By: Robert Hugh Benson (1871-1914)
Lord of the World
“Mr. Benson sees the world, four or five generations hence, free at last from all minor quarrels, and ranged against itself in two camps, Humanitarianism for those who believe in no divinity but that of man, Catholicism for those who believe in no divinity but that of God.” This apocalyptic novel from the early 1900's is sometimes deemed one of the first modern dystopias.
Come Rack! Come Rope!
Come Rack! Come Rope! is a historical novel by the English priest and writer Robert Hugh Benson, a convert to Catholicism from Anglicanism. Set in Derbyshire at the time of the Elizabethan persecution of Catholics, when being or harboring a priest was considered treason and was punishable with death, it tells the story of two young lovers who give up their chance of happiness together, choosing instead to face imprisonment and martyrdom, so that "God's will" may be done.The book was written nearly nine years after Benson's reception into the Catholic Church...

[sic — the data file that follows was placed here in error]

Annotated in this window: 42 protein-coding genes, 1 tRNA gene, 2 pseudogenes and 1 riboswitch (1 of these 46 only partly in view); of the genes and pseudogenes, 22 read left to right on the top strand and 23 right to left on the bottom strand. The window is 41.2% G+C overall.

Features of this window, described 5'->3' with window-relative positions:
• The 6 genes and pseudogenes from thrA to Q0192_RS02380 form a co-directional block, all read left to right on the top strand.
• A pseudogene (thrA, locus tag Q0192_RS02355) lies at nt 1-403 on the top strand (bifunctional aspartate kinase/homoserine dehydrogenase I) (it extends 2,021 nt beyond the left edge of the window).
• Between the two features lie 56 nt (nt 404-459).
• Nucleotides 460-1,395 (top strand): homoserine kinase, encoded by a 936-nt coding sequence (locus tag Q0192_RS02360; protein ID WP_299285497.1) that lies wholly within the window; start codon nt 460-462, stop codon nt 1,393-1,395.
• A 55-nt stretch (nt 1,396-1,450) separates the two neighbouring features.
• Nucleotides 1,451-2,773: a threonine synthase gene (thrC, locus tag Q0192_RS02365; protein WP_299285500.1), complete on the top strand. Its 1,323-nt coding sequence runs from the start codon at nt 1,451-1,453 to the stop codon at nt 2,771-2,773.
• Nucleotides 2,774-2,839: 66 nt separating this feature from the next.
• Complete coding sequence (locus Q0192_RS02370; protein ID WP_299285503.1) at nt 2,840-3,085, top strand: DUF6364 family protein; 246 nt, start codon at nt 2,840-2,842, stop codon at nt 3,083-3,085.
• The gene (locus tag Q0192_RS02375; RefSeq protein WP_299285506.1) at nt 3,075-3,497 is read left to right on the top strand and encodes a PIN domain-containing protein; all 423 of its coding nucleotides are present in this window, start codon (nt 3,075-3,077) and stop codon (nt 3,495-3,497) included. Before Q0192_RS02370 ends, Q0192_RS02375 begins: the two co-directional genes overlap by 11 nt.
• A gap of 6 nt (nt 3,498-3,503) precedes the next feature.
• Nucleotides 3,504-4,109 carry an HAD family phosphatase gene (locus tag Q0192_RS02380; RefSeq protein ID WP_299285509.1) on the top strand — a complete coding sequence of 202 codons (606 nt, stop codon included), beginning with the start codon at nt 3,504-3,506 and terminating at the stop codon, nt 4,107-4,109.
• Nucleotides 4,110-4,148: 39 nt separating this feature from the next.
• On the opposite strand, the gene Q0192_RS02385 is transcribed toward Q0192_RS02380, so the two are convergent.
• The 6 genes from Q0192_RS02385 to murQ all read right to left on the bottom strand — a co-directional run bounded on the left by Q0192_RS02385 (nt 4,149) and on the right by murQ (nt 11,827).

Confessions of a Convert
Robert Hugh Benson was the youngest son of Edward White Benson, the Archbishop of Canterbury and his wife Mary. Benson was was a prolific and popular writer during his time, and in 1903 he became a prominent convert to the Roman Catholic Church from Anglicanism . In 1904 he was ordained a Catholic priest.This book is his personal story of his journey to the Catholic faith, containing comparisons between Catholicism and the Anglican religion.
The Friendship of Christ
Robert Hugh Benson, who was educated at Eton College and Trinity College, Cambridge, was ordained an Anglican priest in 1895 by his father, the Archbishop of Canterbury. Eight years later, after weighty consideration, Robert Benson converted to Roman Catholicism. In 1904 he was ordained a Roman Catholic priest and took up residence in Cambridge, where he ministered to Roman Catholic students as their unofficial chaplain. In 1911, he was made a monsignor. Despite the brevity of his earthly life, Benson...
|Paradoxes of Catholicism|
|By What Authority?|
|None Other Gods|
Dawn of All
In a former book, called "Lord of the World," I attempted to sketch the kind of developments a hundred years hence which, I thought, might reasonably be expected if the present lines of what is called "modern thought" were only prolonged far enough; and I was informed repeatedly that the effect of the book was exceedingly depressing and discouraging to optimistic Christians. In the present book I am attempting -- also in parable form -- not in the least to withdraw anything that I said in the former,...
|The King's Achievement|
|The History of Richard Raynal, Solitary|